Only two other groups spoke out on the proposed new provision (though the subcommittee did publish the three letters it had received on the new provision, all of which supported the SAA resolution). The first was the American Council on Education. In his testimony, its representative noted that the Council supported the recommendation of the Deputy Archivist of the United States that provision be made for the duplication of unpublished manuscripts “for library and scholarly research purposes.”[16]

More importantly, the Copyright Office also spoke up on behalf of the GSA provision. Testifying on behalf of the Office, Abraham L. Kaminstein, the Register of Copyrights, noted that he:

was strongly impressed by the arguments advanced by the Deputy Archivist of the United States and by Prof. Julian Boyd on behalf of archivists and historians. Their proposal that libraries, archives, and other repositories be permitted to duplicate manuscripts for the preservation of their own collections and for research use in other archival institutions struck me as reasonable and worthy of adoption.[17]

In its 1966 report on the revision bill, the House Judiciary Committee accepted in spirit the provision proposed by GSA and endorsed by the Register of Copyrights. While noting that it was not sympathetic to the introduction of a general exemption for library and archives as some had proposed, it had been convinced by the arguments that it had heard about the difficulty of conducting archival research. The committee noted that arguments had been made expressing the need to be able to make facsimile reproductions of unpublished works for deposit in other manuscript collections. Proponents noted as well that unpublished material in archives is of little interest to copyright owners, but of great historical and scholarly value. They also noted that a limited right to duplicate archival collections “would not harm the copyright owners’ interests but would aid scholarship and enable the storage of security copies at a distance from the originals.”[18]

The Committee described its response to these recommendations as “generally sympathetic.” It therefore proposed that the law include a new section to authorize these activities: Section 108.[19] An institution could take advantage of the new section if the copies made were either for “preservation and security” or for “deposit for research use in any other such institution;” this provision was not intended to authorize copies for users. The Committee rejected the GSA’s initial suggestion to limit the copies to micofacsimiles, but did accept some of the concerns raised at the hearings in other contexts about the potential risks associated with storing copyrighted works in electronic form by distinguishing between facsimile reproduction, which would be permitted, and reproduction “in ‘machine-readable’ language for storage in an information system,” which would not be allowed.

Four things are clear from a review of the introduction and discussion surrounding the first appearance of what would become Section 108(b). First, the law as finally passed by Congress in 1976 mirrors almost exactly the language proposed by GSA in 1965. In theory, Congress could have decided to use this language for reasons that had nothing to do with rationale presented to them by the provision’s supporters, but it is much more likely that in accepting the language, Congress also accepted the provided rationale for the provision.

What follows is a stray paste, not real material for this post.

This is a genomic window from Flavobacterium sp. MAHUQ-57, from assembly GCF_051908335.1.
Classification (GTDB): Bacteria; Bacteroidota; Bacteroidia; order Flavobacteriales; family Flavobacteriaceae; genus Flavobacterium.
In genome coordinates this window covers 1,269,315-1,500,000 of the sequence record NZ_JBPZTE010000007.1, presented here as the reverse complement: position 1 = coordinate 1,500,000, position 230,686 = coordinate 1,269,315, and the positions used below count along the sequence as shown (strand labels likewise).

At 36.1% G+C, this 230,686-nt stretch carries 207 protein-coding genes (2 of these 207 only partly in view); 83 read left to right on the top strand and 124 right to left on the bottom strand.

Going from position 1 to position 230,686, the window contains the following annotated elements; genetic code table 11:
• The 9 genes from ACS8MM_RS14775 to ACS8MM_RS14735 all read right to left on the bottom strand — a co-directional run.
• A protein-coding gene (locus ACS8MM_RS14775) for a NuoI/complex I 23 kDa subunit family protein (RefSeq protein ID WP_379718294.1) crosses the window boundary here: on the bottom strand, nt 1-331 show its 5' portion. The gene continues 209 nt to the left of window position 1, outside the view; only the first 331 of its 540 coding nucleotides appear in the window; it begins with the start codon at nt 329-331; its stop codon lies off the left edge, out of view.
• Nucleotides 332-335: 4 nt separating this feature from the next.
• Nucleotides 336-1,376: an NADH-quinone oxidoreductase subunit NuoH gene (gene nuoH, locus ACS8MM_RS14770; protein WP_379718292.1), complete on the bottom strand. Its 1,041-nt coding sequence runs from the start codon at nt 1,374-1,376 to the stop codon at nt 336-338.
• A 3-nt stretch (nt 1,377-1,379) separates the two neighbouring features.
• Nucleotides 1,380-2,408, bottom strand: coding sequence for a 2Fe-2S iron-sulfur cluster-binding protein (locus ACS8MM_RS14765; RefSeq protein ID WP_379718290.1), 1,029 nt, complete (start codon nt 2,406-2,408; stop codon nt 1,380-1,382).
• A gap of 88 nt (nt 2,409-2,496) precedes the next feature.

Second, the driving impetus for the suggested provision was increased scholarly access, not preservation. Scholarly access could be enhanced through the distribution of copies of manuscript collections to other institutions. Preservation was important, but it remained secondary in the discussions (in spite of its primary position in the proposed legislation). The primary goal of Section 108(b) was to make unpublished research material broadly available to the scholarly community.

Third, there is no suggestion in the proposed legislation or in the reported discussion that the number of copies of manuscripts deposited in other libraries should be limited. As Gasque noted during GSA’s testimony, the provision was intended primarily as one of convenience to make it easier for historians to conduct historical research without having to do extensive travel. Convenience would not be served if only one copy were deposited somewhere else. The Committee’s own report talks about “facsimile copies” in the plural, whereas if they intended only one copy to be made, they could have easily have used the singular.

Fourth, while the provision was initially proposed by GSA and NARS, the real need for the provision was found in other types of institutions the “library, historical society, archives, manuscript repository or other educational or research institution” suggested in GSA’s draft provision. The National Archives had then, and still has, statutory exemption from copyright infringement with regard to unpublished, unregistered items.[20] Section 108(b) should not be viewed, therefore, as a provision to aid the National Archives. It was, instead, intended to assist all other historical repositories by extending to them just one of the broad privileges available to the National Archives.

From Proposal to Enactment

Section 108 as proposed by the House Judiciary Committee remained in the House and Senate versions of draft copyright legislation through the 1960s. It sparked little controversy or debate in subsequent hearings. One of the few times that the proposal was mentioned specifically was in 1967 when Arthur R. Miller, then of the University of Michigan Law School and speaking on behalf of EDUCOM, faulted the insistence in the proposal on facsimile reproductions. The exclusion of machine reproduction, he argued,

represents pure fear of new techniques that is not based on any showing of actual injury to the owner of the archived material. If an archived manuscript can be reproduced on a Xerox machine 100 times and distributed to 100 other nonprofit libraries under section 108, why cannot exactly the same thing be done by allowing this same manuscript to be put into machine-readable form, input into a data processing system, and sent to 100 terminals in the same 100 nonprofit libraries?[21]